Jacinda Ardern resignation: What happens inside the room when Labour chooses new leader?

The Labour Party will at the weekend work to decide on its first new leader since Jacinda Ardern replaced Andrew Little ahead of the 2017 election.

Voting will take place on Sunday, with potential candidates needing the support of at least two-thirds of the party's caucus.

Labour's president Jill Day told RNZ's Morning Report she was confident the caucus would reach a consensus on who the party's next leader would be.

"The key thing is that we want to make this decision quickly and decisively so that we can continue to focus on New Zealanders, and make sure to enact the policies that are important for New Zealanders who are facing a really challenging time."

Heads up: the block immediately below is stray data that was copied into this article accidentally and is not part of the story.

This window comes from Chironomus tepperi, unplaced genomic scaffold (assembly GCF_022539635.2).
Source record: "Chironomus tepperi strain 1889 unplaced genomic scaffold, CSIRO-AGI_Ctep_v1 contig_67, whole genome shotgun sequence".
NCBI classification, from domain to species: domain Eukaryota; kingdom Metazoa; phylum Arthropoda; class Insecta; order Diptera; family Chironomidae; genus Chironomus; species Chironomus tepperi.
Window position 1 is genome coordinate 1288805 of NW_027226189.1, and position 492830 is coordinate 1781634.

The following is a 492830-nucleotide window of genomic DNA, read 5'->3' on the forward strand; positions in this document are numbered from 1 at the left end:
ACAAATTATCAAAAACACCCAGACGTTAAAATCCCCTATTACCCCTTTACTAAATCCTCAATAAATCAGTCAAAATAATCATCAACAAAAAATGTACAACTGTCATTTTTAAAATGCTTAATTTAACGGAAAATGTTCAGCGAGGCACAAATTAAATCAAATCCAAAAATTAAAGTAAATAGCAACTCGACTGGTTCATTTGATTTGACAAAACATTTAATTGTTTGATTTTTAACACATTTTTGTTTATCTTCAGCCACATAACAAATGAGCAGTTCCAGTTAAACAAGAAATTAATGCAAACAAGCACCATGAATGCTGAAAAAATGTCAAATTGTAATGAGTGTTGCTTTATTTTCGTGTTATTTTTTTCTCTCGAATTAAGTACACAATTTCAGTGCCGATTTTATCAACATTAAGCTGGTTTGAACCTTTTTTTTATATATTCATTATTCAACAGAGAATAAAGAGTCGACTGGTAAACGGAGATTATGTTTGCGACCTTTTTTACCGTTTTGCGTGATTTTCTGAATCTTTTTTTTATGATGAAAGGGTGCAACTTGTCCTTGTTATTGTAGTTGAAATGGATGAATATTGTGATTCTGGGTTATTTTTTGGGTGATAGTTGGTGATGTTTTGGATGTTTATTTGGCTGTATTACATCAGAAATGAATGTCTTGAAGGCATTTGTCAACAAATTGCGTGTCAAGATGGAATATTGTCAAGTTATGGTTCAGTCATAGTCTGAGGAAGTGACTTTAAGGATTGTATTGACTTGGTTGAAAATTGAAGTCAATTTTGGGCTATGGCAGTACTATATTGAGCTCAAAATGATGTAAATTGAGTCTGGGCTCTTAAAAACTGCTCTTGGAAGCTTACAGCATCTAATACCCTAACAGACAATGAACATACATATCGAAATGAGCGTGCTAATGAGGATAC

How will the vote work? 

"There can be multiple votes," Day explained. "It's a process whereby you can actually have many iterations."

That voting would happen behind closed doors.

But, should a consensus not be reached, the wider Labour membership will decide who will lead the party and become New Zealand's next Prime Minister.

"Obviously, if it gets to a situation where the votes aren't changing… then it comes to the party," Day told Morning Report.

"We'll work through those details if needed and, yes, in that situation it splits as 40 percent vote for MPs, 40 percent for party members and 20 percent for affiliated unions.

"It's very much an internal process for the party."

Ardern announced her resignation in a speech on Thursday while also announcing this year's election would be held in October.

The candidates favoured to succeed Ardern include Chris Hipkins, Kiri Allan and Michael Wood.